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Automation Is Not a Justification For Universal Basic Income

Hand-wringing opinion pieces on the rise of automation and its impact on minimum-wage jobs have become vogue online. News articles about automated check-out lines, touch-screen fast-food menus, and computer-controlled cars are inevitably followed by editorials predicting an impending collapse of society as workers are replaced by circuits boards and algorithms whose only cost is a monthly electrical bill, and who never sleep or need a vacation.

These authors immediately and without fail give their game away by insisting that this is a problem that can only be solved by imposing a Universal Basic Income, mandating that the government take money from a small segment of the population and distribute it more fairly amongst the entire population.

This is marxism.

Given the historical record and moral repugnance of communism, socialism, and marxism (as these ideas routinely follow each other around), the only thing more shameful than calling for marxism is fear-mongering and feigning concern for one`s fellow man in order to do so. Authors who use advances in technology as evidence for their necessity are as short-sighted and ignorant of human nature as communists, socialists, and marxists have ever been.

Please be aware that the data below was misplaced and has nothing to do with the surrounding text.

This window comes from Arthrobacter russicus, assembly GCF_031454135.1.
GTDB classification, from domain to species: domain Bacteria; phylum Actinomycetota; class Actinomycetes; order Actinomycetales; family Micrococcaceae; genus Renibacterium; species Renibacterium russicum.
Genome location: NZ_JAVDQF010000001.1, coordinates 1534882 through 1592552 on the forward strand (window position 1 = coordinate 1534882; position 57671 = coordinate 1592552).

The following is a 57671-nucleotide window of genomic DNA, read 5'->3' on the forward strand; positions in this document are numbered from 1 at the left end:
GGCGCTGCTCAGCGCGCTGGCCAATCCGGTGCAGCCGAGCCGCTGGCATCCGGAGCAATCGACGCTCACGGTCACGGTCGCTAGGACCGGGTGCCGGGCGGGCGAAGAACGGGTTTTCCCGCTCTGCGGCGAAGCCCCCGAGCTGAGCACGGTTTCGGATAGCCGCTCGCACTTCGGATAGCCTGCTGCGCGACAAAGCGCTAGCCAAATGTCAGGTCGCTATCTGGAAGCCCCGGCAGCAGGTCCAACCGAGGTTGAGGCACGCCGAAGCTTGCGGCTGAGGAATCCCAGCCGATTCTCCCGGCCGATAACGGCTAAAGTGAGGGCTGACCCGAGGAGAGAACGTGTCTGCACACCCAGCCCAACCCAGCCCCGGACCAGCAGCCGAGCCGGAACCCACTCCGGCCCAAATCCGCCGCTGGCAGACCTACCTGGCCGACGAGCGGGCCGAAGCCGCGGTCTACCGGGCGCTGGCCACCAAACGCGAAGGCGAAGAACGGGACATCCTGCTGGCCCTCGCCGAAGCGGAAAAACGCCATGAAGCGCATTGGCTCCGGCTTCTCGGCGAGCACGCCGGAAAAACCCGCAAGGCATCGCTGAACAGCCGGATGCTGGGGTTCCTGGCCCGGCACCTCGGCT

Jobs are not an artificially limited resource in finite supply, and subtracting those jobs that can be performed by machinery from the current total does not leave humanity with a permanently lessened sum. Jobs are any activity a person can perform to produce a good or service in exchange for goods or services provided by other people. Jobs are potentially as infinite as human wants and needs, and limited only by our ability to imagine new ways to help and serve eachother, to improve eachother’s lives. So long as humans have the ability to act, they will find goods or services to offer that technology can’t replace. Actors, hair stylists, journalists, all provide services that at one point in history humans didn’t even know they wanted, and to assume that we have achieved the totality of all services that we will ever want is laughable.